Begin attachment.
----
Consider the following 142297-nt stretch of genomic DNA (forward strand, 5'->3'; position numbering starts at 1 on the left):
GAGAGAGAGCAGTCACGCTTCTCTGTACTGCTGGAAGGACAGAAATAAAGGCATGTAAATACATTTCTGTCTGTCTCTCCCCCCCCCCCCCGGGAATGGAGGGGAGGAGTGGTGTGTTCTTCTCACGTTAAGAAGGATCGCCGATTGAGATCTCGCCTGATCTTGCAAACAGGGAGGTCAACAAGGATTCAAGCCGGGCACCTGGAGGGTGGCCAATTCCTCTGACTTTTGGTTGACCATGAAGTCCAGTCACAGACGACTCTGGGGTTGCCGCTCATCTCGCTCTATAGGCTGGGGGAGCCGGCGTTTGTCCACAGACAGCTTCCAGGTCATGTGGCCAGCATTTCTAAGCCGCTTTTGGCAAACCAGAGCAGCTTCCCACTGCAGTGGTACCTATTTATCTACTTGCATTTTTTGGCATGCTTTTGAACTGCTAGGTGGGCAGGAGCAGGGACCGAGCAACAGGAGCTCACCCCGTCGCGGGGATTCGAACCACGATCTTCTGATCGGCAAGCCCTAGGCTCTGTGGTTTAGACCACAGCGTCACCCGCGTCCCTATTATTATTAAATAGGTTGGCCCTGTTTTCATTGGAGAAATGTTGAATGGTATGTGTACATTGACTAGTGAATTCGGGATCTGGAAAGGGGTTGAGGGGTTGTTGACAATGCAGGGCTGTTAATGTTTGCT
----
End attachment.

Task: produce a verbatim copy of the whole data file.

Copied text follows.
Consider the following 142297-nt stretch of genomic DNA (forward strand, 5'->3'; position numbering starts at 1 on the left):
GAGAGAGAGCAGTCACGCTTCTCTGTACTGCTGGAAGGACAGAAATAAAGGCATGTAAATACATTTCTGTCTGTCTCTCCCCCCCCCCCCCGGGAATGGAGGGGAGGAGTGGTGTGTTCTTCTCACGTTAAGAAGGATCGCCGATTGAGATCTCGCCTGATCTTGCAAACAGGGAGGTCAACAAGGATTCAAGCCGGGCACCTGGAGGGTGGCCAATTCCTCTGACTTTTGGTTGACCATGAAGTCCAGTCACAGACGACTCTGGGGTTGCCGCTCATCTCGCTCTATAGGCTGGGGGAGCCGGCGTTTGTCCACAGACAGCTTCCAGGTCATGTGGCCAGCATTTCTAAGCCGCTTTTGGCAAACCAGAGCAGCTTCCCACTGCAGTGGTACCTATTTATCTACTTGCATTTTTTGGCATGCTTTTGAACTGCTAGGTGGGCAGGAGCAGGGACCGAGCAACAGGAGCTCACCCCGTCGCGGGGATTCGAACCACGATCTTCTGATCGGCAAGCCCTAGGCTCTGTGGTTTAGACCACAGCGTCACCCGCGTCCCTATTATTATTAAATAGGTTGGCCCTGTTTTCATTGGAGAAATGTTGAATGGTATGTGTACATTGACTAGTGAATTCGGGATCTGGAAAGGGGTTGAGGGGTTGTTGACAATGCAGGGCTGTTAATGTTTGCT